In an inclusive education model, do teachers have to build a one-size-fits-all curriculum, then do extra work to accommodate students with disabilities? Dr. Leyton Schnellert says no. Leyton, a lifelong inclusive education teacher, believes it’s not only possible for teachers to build a truly inclusive curriculum, it’s actually not that hard to do.
Open-ended pedagogies that focus more on individual student growth than achievement of specific targets is a core principle of Leyton’s teaching philosophy. Focusing on an end goal but figuring out the route as they go can be the way forward for teachers that want to embrace the diversity of strengths and abilities in their classroom. He stresses collaboration with other teachers and with the land itself as important to inclusivity, as well as decolonizing and indigenizing education.
Leyton is an Associate Professor in UBC’s Department of Curriculum & Pedagogy. His scholarship attends to how teachers and teaching and learners and learning can mindfully embrace student diversity and inclusive education. Leyton’s community-based collaborative work contributes a counterargument to top-down approaches that operate from deficit models, instead drawing from communities’ funds of knowledge to build participatory, place-conscious,
and culturally sustaining practices. He has been a middle and secondary school classroom teacher and a learning resource teacher K-12.
I loved this chat with Leyton, who presents an exciting model for real diversity and inclusion in education.
Thanks for Listening!
Resources & Links Mentioned:
- Podcast with Niigaan Sinclair – Brandon University
- IBC/CIIC Inclusive Education videos: Exercising Self Determination in our Schools , Indigeneity and Disability in our Schools , Reframing Challenging Behaviour in our Schools , Getting Ready to Work in our Schools
- Blog post about Welcoming Indigenous Ways of Knowing project in the South Okanagan: Educators and Indigenous Partners Developing Relational Accountability and Co-constructing Practices , Educators and Indigneous Partners developing relational accountability and co-constructing practices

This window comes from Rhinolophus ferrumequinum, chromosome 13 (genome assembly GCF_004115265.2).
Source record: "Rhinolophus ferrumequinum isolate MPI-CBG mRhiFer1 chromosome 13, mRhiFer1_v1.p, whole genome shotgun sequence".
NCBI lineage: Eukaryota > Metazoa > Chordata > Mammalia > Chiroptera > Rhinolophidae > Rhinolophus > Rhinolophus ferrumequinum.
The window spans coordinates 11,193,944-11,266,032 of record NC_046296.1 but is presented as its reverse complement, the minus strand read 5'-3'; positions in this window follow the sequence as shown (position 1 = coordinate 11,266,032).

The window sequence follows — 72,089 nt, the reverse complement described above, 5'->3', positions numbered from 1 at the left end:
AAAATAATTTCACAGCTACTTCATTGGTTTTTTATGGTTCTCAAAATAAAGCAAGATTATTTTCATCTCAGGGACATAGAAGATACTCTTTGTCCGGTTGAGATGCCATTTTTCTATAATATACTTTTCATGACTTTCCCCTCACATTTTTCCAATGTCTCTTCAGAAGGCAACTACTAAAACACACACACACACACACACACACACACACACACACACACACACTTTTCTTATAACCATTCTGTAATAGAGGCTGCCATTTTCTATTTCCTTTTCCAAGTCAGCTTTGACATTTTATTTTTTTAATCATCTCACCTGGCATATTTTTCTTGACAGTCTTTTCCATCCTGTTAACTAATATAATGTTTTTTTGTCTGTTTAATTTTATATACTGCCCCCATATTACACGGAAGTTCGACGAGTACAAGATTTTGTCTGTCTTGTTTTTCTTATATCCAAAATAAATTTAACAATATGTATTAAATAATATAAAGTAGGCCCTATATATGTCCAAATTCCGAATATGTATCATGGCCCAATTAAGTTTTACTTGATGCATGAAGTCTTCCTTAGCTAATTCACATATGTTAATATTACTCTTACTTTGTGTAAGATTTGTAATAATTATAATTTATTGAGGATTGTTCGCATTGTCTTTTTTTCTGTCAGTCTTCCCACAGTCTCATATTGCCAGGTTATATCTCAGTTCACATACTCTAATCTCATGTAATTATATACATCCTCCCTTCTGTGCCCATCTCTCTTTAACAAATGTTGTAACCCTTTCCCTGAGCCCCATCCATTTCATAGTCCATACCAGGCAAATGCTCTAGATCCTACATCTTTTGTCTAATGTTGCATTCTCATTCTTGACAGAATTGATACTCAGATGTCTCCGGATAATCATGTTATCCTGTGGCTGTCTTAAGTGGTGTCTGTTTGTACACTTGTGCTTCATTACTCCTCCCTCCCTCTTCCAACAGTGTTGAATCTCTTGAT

- A related piece that focuses on equity and professional development: Professional development that positions teachers as inquirers and possibilizers , Professional Development That Positions Teachers as Inquirers and Possibilizers
- The Small Secondary School Think Tank: Collaborating for Equity for Indigenous Learners in Rural Schools
- Research article related to co-teaching: It’s All About Thinking: Building pathways for all learners in the middle years , Learners at the Centre: Re-imagining Learning in the Middle Years , Working Together to Create Student-Driven Interdisciplinary Learning: Desert Sands Community School
- Some pedagogical examples: Critical Literacy: Children as Changemakers in their Worlds , Writers Workshop: Every Child an Author , Literacy centres and stations: Developing self-regulating learners , “Comfortable to take risks”: Seaton Secondary School , Rewriting the Traditional Grammar of Schooling: Vernon Community School , Student Inquiry
- The Class Review.
- Romance, Relationships, and Rights: Theatre for Social Change
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Special thanks to Dr. Leyton Schnellert for joining me this week. Until next time!